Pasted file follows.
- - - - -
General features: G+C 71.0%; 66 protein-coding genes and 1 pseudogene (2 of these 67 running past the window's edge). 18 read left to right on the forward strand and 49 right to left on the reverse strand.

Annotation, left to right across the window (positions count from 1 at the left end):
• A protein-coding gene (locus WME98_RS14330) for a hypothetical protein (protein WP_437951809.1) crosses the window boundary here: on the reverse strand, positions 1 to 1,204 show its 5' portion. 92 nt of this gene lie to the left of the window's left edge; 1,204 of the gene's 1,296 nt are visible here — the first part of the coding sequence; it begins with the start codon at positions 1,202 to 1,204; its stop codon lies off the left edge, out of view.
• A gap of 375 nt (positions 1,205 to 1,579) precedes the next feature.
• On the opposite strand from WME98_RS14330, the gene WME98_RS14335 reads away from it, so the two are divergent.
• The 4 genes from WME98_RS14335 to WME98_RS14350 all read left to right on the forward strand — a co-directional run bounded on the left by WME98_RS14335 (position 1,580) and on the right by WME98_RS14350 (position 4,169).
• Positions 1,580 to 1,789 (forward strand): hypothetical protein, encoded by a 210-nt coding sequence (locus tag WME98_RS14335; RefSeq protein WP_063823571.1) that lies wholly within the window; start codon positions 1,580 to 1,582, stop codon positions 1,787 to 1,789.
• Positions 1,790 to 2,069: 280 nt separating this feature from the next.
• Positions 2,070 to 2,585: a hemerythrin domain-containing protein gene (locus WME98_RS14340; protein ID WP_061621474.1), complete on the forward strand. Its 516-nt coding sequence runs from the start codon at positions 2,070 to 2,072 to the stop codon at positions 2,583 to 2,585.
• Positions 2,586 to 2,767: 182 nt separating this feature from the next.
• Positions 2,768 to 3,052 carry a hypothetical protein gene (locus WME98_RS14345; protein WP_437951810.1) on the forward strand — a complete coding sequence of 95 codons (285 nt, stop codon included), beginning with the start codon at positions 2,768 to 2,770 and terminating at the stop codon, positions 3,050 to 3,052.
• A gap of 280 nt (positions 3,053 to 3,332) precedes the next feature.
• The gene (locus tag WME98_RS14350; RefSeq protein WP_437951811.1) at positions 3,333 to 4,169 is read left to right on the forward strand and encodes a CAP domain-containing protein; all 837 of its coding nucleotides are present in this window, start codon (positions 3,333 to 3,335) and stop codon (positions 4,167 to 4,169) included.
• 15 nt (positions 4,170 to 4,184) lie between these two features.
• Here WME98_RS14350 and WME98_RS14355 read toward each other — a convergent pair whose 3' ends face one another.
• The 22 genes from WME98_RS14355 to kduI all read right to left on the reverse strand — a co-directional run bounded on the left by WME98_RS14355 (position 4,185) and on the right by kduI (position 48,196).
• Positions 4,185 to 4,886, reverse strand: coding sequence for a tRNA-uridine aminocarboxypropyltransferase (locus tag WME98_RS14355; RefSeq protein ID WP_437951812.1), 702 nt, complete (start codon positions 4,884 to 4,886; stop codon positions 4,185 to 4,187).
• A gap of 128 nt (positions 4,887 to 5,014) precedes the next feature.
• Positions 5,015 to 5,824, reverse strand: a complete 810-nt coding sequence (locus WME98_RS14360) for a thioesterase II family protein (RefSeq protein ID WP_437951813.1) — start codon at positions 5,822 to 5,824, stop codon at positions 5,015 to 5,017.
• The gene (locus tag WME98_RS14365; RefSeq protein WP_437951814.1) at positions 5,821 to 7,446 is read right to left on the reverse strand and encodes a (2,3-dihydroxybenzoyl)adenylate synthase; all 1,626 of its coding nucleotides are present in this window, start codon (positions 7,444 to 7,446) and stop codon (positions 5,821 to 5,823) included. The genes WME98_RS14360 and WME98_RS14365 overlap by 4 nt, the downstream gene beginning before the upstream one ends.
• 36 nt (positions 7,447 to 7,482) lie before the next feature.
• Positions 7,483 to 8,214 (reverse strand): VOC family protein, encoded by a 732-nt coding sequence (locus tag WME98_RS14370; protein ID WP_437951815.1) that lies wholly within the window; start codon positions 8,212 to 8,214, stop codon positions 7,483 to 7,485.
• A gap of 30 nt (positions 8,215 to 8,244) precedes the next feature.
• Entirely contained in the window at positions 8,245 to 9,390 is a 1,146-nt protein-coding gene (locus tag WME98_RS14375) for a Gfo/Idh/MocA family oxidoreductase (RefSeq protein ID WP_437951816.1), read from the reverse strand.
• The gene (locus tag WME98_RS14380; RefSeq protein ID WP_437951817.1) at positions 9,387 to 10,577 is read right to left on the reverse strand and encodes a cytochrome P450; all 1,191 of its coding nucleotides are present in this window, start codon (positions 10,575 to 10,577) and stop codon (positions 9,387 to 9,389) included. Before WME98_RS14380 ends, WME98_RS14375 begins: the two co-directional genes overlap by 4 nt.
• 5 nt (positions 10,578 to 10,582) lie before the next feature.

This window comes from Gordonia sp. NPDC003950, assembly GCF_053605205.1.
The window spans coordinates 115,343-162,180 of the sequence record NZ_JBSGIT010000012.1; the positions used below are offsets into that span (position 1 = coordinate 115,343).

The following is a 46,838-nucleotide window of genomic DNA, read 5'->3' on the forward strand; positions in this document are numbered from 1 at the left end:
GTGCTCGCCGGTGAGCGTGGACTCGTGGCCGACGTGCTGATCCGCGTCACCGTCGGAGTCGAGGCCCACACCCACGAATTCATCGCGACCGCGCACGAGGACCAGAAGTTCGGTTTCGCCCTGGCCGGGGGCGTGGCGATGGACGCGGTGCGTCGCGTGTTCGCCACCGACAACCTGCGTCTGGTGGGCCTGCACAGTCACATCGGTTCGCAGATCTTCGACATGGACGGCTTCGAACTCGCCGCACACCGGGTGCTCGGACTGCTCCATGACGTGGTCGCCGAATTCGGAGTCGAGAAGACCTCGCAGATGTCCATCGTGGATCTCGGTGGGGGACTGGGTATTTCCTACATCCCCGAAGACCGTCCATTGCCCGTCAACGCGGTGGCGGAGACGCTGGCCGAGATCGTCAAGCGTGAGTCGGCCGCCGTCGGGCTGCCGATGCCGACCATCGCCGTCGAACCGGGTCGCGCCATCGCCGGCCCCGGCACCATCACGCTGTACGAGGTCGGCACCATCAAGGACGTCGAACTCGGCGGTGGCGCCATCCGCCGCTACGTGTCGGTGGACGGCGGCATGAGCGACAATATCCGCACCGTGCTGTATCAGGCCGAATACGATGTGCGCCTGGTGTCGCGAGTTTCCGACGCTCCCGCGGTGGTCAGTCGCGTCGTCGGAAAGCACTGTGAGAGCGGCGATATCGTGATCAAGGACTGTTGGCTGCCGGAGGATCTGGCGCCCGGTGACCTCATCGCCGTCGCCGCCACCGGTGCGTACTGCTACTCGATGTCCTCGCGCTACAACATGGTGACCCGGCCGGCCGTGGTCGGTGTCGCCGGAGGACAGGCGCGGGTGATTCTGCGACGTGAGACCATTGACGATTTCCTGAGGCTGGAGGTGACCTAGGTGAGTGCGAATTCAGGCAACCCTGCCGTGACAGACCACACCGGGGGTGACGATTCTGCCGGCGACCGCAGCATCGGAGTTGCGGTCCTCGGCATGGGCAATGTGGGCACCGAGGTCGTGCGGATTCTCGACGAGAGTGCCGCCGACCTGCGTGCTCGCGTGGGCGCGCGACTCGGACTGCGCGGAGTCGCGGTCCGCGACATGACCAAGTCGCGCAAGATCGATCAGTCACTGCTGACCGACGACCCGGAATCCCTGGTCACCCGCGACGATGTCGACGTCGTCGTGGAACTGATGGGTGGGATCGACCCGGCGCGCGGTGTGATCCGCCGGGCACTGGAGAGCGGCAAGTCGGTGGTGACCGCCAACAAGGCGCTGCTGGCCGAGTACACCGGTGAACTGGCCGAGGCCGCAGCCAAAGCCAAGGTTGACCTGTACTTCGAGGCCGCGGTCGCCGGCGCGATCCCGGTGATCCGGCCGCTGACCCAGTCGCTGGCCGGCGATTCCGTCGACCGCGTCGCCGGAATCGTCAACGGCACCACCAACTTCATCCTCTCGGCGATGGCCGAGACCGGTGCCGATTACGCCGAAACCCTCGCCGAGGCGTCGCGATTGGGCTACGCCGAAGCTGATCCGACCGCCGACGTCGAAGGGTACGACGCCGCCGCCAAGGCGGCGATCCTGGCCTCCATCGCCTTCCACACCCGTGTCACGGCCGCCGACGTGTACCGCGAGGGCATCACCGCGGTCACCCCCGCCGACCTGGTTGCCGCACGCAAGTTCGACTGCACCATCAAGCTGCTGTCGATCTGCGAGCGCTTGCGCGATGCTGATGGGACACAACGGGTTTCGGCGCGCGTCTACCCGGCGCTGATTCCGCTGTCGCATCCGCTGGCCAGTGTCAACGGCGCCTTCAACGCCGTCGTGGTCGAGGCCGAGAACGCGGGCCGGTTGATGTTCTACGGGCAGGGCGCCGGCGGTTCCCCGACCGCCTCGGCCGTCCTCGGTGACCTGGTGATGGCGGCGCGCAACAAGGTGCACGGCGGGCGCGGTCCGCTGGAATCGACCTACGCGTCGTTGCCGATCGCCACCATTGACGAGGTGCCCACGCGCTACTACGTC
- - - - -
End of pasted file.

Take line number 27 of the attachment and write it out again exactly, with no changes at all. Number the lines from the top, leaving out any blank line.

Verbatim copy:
This window comes from Gordonia sp. NPDC003950, assembly GCF_053605205.1.